Piscataway Park takes its name from the Piscataway peoples who have historically occupied the territory now known as the State of Maryland and who maintain a contemporary presence here. The Park is made up of approximately 5,000 acres oriented around Piscataway Creek and the Potomac River, in Prince George’s County. Native communities have lived in this area for more than 5,000 years and Moyaone, a site within Piscataway Park along Piscataway Creek, was the location of the largest Piscataway community at the time of European contact. For these reasons, the Park area is considered the ancestral homeland of the Piscataway, and Moyaone, their historic capital.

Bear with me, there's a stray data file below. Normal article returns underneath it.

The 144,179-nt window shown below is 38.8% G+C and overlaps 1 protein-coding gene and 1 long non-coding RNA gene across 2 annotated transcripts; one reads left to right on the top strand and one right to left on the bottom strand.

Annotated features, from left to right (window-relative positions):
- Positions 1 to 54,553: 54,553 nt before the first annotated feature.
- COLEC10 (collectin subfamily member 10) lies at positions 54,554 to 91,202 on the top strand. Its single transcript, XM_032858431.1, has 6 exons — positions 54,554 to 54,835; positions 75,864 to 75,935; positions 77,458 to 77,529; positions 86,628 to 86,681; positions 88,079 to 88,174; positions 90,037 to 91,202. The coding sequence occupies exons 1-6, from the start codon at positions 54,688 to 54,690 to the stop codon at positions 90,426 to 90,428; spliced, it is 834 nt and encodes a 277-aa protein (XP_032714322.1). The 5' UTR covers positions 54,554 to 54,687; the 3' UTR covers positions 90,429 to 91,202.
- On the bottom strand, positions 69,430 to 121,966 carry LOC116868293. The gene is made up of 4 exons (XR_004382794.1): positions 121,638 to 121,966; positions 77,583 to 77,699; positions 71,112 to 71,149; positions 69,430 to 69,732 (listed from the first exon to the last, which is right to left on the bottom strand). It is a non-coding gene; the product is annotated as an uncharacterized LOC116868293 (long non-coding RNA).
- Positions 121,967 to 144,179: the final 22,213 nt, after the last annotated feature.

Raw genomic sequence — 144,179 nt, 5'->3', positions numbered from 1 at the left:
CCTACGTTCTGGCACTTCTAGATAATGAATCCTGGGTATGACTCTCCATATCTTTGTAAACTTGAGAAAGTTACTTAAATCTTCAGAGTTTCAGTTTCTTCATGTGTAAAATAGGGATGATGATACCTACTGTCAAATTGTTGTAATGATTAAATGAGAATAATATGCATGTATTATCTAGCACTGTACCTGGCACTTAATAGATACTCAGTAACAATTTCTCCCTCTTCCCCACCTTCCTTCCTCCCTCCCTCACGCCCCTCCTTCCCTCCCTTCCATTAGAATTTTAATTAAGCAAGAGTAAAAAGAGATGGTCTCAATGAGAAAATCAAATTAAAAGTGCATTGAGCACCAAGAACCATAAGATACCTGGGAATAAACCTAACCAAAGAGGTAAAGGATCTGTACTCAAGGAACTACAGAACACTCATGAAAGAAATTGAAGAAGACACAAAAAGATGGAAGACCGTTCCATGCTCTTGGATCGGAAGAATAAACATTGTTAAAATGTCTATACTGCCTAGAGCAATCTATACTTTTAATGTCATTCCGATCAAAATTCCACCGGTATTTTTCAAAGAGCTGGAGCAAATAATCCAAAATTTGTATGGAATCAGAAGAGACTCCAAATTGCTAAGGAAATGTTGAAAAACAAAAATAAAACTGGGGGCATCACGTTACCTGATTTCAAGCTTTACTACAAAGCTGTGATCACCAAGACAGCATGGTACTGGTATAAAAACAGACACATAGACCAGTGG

Moyaone was vacated in 1680 when the Piscataway relocated to Zekiah Manor in order to seek safety from Susquehannock attacks. Almost 100 years later, in 1754, George Washington, the first American President, moved to his Mount Vernon estate, which sits directly across the Potomac and can be seen from Piscataway Park. On November 11, 1979, Philip Sheridan Proctor, also known as Turkey Tayac, was buried at Piscataway Park by an act of Congress. Tayac was a respected Piscataway leader who played a crucial role in Indigenous activism and the cultural revitalization movement on the East Coast. Today, the Accokeek Foundation maintains a 200-acre outdoor living history museum dedicated to environmental preservation and Piscataway culture.
Image: Piscataway Park (National Park Service)
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